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Never use 2nd person in academic writing.

Use present tense when discussing literature.

Use MLA poetry citation format.

TO PREPARE – please read carefully.

After reading and annotating all the submodules in Module 8: Poetry, please reread the two poems for analysis: T. S. Eliot’s “The Love Song of J. Alfred Prufrock” and Shakespeare’s “Sonnet 116.” You can find these in your textbook.

In your textbook

, Reading and Writing About Literature,

study student essay (explication) pp. 112-114.

Reread all the poems in Module 8.5-8.6 and select three poems that weave together ONE particular theme (such as love, betrayal, sorrow, jealousy, nature (or love for), and so on).

Which three poems did you choose?

OPTON #1: Compose a double entry journal.

I. Quotes Section: Select one line from each poem and integrate that line into a metacommentary conversation, showing me how each poem’s singular theme connects to the others. You should end up with 3 sentences, one for each poem. Use MLA citation for poetry. (10 points)

II. Summary Section: Summarize your favorite poem, just one from the 3 you selected above. Use 3rd person. Present tense. Review the DEJ sample (introduce full name of author and title of work). (10 points) 100+ words

III. Response Section: Tell me how YOU connect to the poem and/or author. Offer a specific scenario via personal experience or observation. Go beyond the superficial, dig deep here. (10 points) 150+

IV. Compose at least one (or more if you want to go above and beyond) problem posing question, which might be used in the Final Exam. (10)

Clarity matters.

Use varying metacommentary to integrate each quote/line.

MLA in-text citation guidelines matter.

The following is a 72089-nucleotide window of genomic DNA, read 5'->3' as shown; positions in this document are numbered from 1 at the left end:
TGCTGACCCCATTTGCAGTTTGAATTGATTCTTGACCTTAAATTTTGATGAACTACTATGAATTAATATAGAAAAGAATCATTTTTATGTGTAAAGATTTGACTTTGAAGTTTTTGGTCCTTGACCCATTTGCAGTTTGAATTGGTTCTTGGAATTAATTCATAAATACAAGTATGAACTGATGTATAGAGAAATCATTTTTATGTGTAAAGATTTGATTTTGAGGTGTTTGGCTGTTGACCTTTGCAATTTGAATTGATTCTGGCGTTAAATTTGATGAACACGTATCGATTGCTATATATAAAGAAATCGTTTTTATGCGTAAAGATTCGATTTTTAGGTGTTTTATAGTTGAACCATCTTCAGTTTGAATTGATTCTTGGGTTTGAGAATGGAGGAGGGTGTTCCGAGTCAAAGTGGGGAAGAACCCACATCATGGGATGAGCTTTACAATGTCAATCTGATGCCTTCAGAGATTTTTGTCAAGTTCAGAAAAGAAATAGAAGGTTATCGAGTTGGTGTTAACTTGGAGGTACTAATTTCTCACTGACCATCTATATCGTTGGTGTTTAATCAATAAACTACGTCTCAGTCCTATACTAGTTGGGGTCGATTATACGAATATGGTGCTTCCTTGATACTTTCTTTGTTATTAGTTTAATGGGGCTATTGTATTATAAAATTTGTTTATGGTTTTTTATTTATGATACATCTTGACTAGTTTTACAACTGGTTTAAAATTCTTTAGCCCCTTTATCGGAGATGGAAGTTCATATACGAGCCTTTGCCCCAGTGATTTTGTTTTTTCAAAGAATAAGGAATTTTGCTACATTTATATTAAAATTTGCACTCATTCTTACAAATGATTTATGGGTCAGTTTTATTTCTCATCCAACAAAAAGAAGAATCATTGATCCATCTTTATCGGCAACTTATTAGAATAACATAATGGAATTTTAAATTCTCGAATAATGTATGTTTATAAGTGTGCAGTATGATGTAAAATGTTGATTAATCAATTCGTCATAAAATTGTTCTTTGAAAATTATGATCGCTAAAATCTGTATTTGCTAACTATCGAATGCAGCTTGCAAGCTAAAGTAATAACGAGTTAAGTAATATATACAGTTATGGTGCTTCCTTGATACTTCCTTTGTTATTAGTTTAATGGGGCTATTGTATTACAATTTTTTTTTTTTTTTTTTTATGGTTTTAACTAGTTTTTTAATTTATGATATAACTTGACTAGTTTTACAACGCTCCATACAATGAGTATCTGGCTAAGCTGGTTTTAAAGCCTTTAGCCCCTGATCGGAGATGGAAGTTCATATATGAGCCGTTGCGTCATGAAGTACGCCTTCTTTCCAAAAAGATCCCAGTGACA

PURPOSE: Why are we doing this?


You are welcome to post your poetry any day on or between 11/22 – 11/28 (without late submission penalty). I hope the extra time helps. Perhaps, you can share your poetry with family over dinner, and I’d love to know what they think about your blooming creativity.

1. Read and annotate Module 8.10, 8.11, and 8.12.

2. Select one of the Modules, limerick or haiku, and compose a DEJ. This DEJ is a bit different and much more fun!

This DEJ has only 2 parts:

1. Research and summarize the historical background and significant point(s), guidelines for composing a haiku or limerick. =20 (Be sure to cite your source within the discussion)

2.Compose 4 haikus OR 4 limericks or TWO of each (follow the syllable and/or rhyme scheme). =20

Note: Haiku (5,7,5 syllables) Limericks (8,8,5,5,8 syllable count. Rhyme scheme a,a,b,b,a) **The syllable count and rhyme scheme matter, so count each syllable and follow the rhyme scheme (for the latter).

**The poems must evoke a feeling (sadness, joy, laughter, fear, and so on).

Below are two examples of haikus, and I look forward to reading yours.

Our love is dying =5

and you’re not even trying. =7

I can’t stop crying. =5

-Ranata Suzuki


These assignments help students engage with the author, poem, and understand universal as well as timeless themes, providing a glimpse into human psyche. These aspects help us understand how culture influences our choices, behaviors, and opportunities.

Review this helpful link, showing you how to properly cite poetry using MLA format:


(Links to an external site.)

How to cite poetry quotes that are 1,2, or 3 lines:

BLOCK: How to cite poetry quotes that are more than 3 lines:

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